Pharmacy Services

Opioid Use with Benzodiazepines – New Boxed Warning for Risks of Concomitant Use

September 6, 2016

FDA is adding a new boxed warning to all opioid medications and benzodiazepines about the risk of serious adverse effects with concomitant use. FDA reviewed 6 studies regarding opioid use with benzodiazepines. The studies showed an overall increasing trend in concomitant use of opioids and benzodiazepines and an increase in overdose deaths where both agents were implicated. Opioids can cause central nervous system (CNS) depression or death when administered with other CNS depressants, including benzodiazepines. Medication guides for opioids and benzodiazepines will also be revised to reflect this risk. Currently, there are no label changes planned for other CNS depressants (eg, sleep drugs, muscle relaxants, antipsychotics) or medication-assisted therapy drugs for opioid addiction, but FDA is evaluating the data for these drugs to see if label updates are warranted.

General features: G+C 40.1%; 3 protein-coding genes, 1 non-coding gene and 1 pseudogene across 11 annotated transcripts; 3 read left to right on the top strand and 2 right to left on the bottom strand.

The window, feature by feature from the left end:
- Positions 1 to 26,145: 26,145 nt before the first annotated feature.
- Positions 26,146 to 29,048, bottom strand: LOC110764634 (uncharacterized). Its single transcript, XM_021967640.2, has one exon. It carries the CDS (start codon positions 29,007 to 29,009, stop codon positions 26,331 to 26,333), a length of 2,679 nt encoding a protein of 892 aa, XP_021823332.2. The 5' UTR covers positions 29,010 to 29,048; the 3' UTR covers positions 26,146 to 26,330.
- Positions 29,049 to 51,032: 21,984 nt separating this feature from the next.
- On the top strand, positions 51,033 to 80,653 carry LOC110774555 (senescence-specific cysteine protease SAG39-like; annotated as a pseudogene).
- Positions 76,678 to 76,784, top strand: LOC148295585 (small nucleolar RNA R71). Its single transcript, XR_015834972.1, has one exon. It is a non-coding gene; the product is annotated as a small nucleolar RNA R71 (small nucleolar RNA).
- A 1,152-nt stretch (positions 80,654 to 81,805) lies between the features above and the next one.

Opioids are commonly prescribed for pain or cough while benzodiazepines are prescribed for anxiety, insomnia, and seizures. Additive adverse effects including sedation and respiratory depression are possible with concomitant use and may result in coma or death. Health care providers should avoid prescribing opioids with benzodiazepines whenever possible. If concomitant use is necessary, use the lowest possible dosage and duration. Warn patients and caregivers about the signs and symptoms of CNS depression (eg, difficulty breathing or slow respiratory rate) and instruct them to avoid using other CNS depressants, including alcohol, with opioids and benzodiazepines.

Additional Information

Updated
September 6, 2016; University of Utah, Drug Information Service. Copyright 2016, Drug Information Service, University of Utah, Salt Lake City, UT.